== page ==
Indeed, a technology-enhanced experimentation with coins can reveal different layers of the problem structure that are disconnected when its text serves the univocal function. When exploring this structure in an open way and making connections among its seemingly disconnected layers, one searches for new meanings and thus enables text to serve its second function. Of course, not any text allows for a worthwhile dialogic interanimation. Yet, one's ability to recognize internal heterogeneity of text is akin to the act of sagacity defined by Aristotle as "a hitting by guess upon the essential connection in an inappreciable time" (cited in Polya, 1945, p. 58).

More specifically, when the rules of action allow for the exchange of coins, one can come up with the following simple questions: In how many ways can one make a certain amount of money out of pennies and nickels, or nickels and dimes, or pennies, nickels and dimes? A new twist given to the original money-sharing problem highlights its semiotically heterogeneous layers and allows for an open-ended problem to be conceptualized as what Lotman (1988) called "a text within a text" structure. Figure 3 shows an example of a problem formulated by a teacher. The teacher demonstrated how, through a problem-posing activity, one can hit upon a new conceptual domain concerned with the partition of numbers into a sum of other numbers--a branch of mathematics bordering number theory and combinatorics.

[FIGURE 3 OMITTED]

Apparently, as the number of partitions grows larger, one has to reason systematically in order to handle the multiplicity of answers. The next section will show how a spreadsheet can be used as a scaffolding device for problem posing in the context of partitions, thereby allowing for the development of system in intuitive strategies.

From Problem Posing to Systematic Reasoning

Partitioning problems permeate the K-12 mathematics curriculum of New York State (New York State Education Department, 1998) starting in early grades. Interestingly, the following problem (cf., questions in the previous section) was found in the curriculum of a small elementary school in rural upstate New York: "In how many ways can one make a quarter out of pennies, nickels, and dimes?" It appears that young children would not likely be able to find all solutions that the three coins provide. However, whereas it might not be important for the children to solve the problem completely, it would be a reasonable expectation for the teachers to do so because some children may want to know how close their efforts are to the complete solution.

With this in mind, the spreadsheet pictured in Figure 4 was designed. Its text has the potential to serve both functions. The univocal function highlights 12 ways to change a quarter into pennies, nickels, and dimes. The dialogic function reveals a system through which solutions are generated: fix the number of dimes used (this number varies from zero to two) and find all combinations of other two coins that comprise a quarter.

[FIGURE 4 OMITTED]

Learning to reason systematically is an important component of the mathematical preparation of elementary preteachers. This reasoning can be enhanced by physically creating all partitions of a quarter in the manipulative environment. The ability to reason systematically, as a result of technological amplification of mathematical thinking, indicates the emergence of residual mental power that can be used in the absence of technology (Abramovich & Norton, 2006).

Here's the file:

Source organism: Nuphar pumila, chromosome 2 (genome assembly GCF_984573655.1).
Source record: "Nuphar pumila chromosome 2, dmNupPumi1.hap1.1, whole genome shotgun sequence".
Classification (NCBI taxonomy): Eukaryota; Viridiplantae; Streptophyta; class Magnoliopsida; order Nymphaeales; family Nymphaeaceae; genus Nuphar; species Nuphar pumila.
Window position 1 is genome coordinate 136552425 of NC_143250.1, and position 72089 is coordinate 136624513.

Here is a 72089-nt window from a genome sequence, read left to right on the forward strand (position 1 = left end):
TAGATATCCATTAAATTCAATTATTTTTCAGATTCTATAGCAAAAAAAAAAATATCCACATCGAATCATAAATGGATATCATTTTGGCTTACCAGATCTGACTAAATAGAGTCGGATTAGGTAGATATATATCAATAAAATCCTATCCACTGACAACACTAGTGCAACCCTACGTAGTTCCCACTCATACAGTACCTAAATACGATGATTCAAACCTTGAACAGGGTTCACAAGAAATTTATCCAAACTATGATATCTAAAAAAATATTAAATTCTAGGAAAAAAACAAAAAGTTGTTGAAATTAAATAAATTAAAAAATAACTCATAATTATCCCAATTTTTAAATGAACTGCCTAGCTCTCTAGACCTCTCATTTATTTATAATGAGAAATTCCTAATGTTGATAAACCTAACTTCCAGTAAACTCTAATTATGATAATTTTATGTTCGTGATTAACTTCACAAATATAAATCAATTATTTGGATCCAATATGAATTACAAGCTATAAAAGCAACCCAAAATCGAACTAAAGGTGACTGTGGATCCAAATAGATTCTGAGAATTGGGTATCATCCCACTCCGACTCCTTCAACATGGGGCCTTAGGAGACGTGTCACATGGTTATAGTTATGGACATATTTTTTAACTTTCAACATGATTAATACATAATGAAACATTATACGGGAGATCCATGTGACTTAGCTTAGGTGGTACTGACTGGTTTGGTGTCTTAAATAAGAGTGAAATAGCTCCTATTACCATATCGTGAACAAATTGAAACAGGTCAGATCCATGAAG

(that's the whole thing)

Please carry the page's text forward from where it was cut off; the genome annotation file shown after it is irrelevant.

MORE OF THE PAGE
A didactical power of this environment is that its slider-controlled variability of numerical data interactively generates the corresponding solution to a problem, thereby allowing one to formulate an open-ended problem with a reasonable number of correct answers. Furthermore, the environment enables an alteration of a problem-solving context while preserving its mathematical structure. Following is an example of a problem posed by an elementary preteacher using this environment (Figure 5).
 Sarah was on her way to class and decided she was thirsty. Upon
 finding a soda machine, she saw that it would cost her 80 cents to
 buy a drink. In her pocket she has nickels, dimes, and quarters. How
 many ways can she use her change to purchase her soda?


[FIGURE 5 OMITTED]

The teacher goes on to explain how one can solve this problem through a system:
 First, we should see how many times we could subtract 25 from 80.
 Secondly, we could see how many times we could subtract 10 from 80.
 Third, we could see how many times we could subtract 5 from 80. Once
 those three numbers are figured out, then we could work with them.
 The number 10 could also be two 5s. The number 25 could be five 5s,
 three 5s and a 10, as well as two 10s and a 5. From here on, it is a
 matter of grouping numbers together in order to equal 80.


In such a way, the appropriate use of a spreadsheet by teachers in the context of problem posing can serve both functions, univocal and dialogic, and thus allow for the meaning-making process to occur as a result of "an interaction between semiotically heterogeneous layers of text that are mutually untranslatable relative to one another" (Lotman, 1988, p. 43). Indeed, the text of Figure 5 has at least two seemingly disconnected layers dealing with the multiplicity and geometry of answers. The fact that the teacher was able to make a connection between the two layers is testament to the dialogicality of the text of the spreadsheet.

Concluding Remarks